Oh man is this good comfort food. On a Friday night after a long week with a cold, this was just what I was hoping for: warm, wholesome stew topped with fluffy-chewy dumplings. F gave the chicken and dumplings a “this is really good” rating and has already requested that I make the dish again, just a few weeks later.
Chicken and dumplings is (are?) actually pretty healthy for comfort food. Veggies, chicken, and stock make up the stew part, and dumplings are just delicious — I don’t really care what’s in them. I was inspired to try my hand at this dish when I remembered that one of my housemates from senior year of college would sometimes make chicken and dumplings. It didn’t seem that difficult (it’s not) and doesn’t require any out-of-the-ordinary ingredients — you probably have almost all of them in your house already.
3 chicken thighs OR boneless skinless chicken breasts
3 tsp butter or olive oil, or a combination of both
to taste: salt & pepper
4-6 cups chicken stock
1/4 celery root, chopped finely OR 2-3 celery stalks, cut into 1/2″ pieces
4 carrots, peeled and cut into 1/2″ pieces
2 onions, roughly chopped
1/3 cup all-purpose flour
1-2 tsp thyme (fresh or dried)
1.25 cups frozen peas, thawed
1/4 – 1/2 cup fresh parsley, minced
2 cups all-purpose or cake flour (I used AP, but Simply Recipes says cake flour makes fluffier dumplings)
2 tsp baking powder
3/4 tsp salt
2 tbsp unsalted butter, melted
3/4 – 1 cup milk
optional: 1/4 cup minced fresh chives
In a medium pot, heat the chicken stock to a gentle simmer.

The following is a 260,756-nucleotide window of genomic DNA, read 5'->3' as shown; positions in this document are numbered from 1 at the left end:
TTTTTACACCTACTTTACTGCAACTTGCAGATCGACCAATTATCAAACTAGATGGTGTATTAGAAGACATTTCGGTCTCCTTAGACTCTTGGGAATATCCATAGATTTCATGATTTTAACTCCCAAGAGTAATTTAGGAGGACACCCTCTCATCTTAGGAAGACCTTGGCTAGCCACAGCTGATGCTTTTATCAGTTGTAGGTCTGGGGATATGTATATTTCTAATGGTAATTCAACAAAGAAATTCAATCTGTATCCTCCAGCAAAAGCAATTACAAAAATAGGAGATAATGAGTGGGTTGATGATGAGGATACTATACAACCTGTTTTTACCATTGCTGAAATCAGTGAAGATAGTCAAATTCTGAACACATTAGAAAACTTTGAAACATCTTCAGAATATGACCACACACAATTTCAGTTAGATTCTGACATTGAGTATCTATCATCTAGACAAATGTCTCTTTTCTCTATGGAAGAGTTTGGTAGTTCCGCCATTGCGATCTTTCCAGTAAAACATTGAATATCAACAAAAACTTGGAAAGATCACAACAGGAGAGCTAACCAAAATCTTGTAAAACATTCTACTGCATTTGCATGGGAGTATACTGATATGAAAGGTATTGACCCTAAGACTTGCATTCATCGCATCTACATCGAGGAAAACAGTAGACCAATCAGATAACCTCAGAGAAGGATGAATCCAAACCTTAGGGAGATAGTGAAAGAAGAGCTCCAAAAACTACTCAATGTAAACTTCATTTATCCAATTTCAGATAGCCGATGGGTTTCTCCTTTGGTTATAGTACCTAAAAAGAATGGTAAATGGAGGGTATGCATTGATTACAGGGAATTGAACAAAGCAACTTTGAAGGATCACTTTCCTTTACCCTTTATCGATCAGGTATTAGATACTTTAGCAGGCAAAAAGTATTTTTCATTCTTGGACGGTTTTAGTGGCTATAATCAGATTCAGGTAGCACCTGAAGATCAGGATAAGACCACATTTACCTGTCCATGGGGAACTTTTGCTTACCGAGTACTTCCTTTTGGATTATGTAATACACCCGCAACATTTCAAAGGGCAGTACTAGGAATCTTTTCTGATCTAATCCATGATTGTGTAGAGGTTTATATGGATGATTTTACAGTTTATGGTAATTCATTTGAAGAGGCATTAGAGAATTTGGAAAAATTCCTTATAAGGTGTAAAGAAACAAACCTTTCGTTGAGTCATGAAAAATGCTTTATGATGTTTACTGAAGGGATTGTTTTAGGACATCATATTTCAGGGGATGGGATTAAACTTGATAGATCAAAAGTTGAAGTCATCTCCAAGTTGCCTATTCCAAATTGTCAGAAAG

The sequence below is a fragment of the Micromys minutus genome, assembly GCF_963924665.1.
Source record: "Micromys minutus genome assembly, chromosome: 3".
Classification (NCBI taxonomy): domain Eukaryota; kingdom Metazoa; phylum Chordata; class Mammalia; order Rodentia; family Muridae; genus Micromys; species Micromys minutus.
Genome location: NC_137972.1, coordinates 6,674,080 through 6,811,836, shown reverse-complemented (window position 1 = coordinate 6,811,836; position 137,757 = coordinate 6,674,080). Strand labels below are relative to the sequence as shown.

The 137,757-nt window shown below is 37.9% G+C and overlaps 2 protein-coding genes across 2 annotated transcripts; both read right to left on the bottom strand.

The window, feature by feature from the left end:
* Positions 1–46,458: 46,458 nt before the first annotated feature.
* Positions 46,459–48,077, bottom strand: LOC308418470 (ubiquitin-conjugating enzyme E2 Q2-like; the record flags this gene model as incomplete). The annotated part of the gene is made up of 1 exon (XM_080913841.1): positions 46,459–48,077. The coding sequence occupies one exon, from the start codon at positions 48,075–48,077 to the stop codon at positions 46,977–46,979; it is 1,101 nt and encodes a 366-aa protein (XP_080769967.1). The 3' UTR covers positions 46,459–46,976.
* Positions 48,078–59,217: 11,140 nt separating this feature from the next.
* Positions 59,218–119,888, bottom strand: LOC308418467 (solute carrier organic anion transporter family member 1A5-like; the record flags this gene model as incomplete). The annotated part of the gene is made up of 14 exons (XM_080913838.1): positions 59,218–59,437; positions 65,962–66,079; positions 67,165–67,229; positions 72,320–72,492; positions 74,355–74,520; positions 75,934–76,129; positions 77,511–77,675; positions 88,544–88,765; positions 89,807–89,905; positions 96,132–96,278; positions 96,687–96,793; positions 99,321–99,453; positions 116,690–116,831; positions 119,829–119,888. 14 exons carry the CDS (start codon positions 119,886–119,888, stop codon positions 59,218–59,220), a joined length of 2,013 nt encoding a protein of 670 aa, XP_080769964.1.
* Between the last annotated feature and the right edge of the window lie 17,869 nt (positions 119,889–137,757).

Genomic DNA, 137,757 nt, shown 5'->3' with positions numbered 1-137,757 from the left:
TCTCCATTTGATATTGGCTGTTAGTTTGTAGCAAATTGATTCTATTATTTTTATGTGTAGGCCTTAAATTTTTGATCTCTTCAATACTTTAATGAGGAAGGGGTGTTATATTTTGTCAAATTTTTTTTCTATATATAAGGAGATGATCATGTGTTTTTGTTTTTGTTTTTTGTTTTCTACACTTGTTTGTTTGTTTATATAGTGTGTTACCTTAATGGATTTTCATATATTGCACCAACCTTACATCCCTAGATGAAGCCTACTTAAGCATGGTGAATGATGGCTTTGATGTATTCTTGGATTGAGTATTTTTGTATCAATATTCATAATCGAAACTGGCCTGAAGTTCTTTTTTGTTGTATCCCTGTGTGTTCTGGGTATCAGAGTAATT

In a large pot, heat the butter/olive oil over medium-high heat. Pat the chicken dry and sprinkle it with some salt, then brown the chicken pieces in the pot on both sides (start them skin-down, if using thighs). Remove the chicken from the pot and turn the heat off.
Get rid of the chicken skins and pop the chicken into the simmering stock. Cook for ~20 minutes or until the chicken is cooked through. When it is ready, take the chicken out of the stock and set aside until cool enough to shred into pieces.
Moving back to the large pot, turn the heat on to medium-high. Add the onion, celery, carrot, and thyme. Sauté the vegetables until they’re soft, 4-5 minutes. Add the flour, reduce the heat to medium-low, and stir constantly for 2-3 minutes.
Add the chicken stock by ladleful to the flour-vegetable mixture, stirring well after each addition. The broth should eventually come together nicely. Add the chicken meat, peas, and parsley to the pot. Turn up the heat and let simmer while you make the dumplings.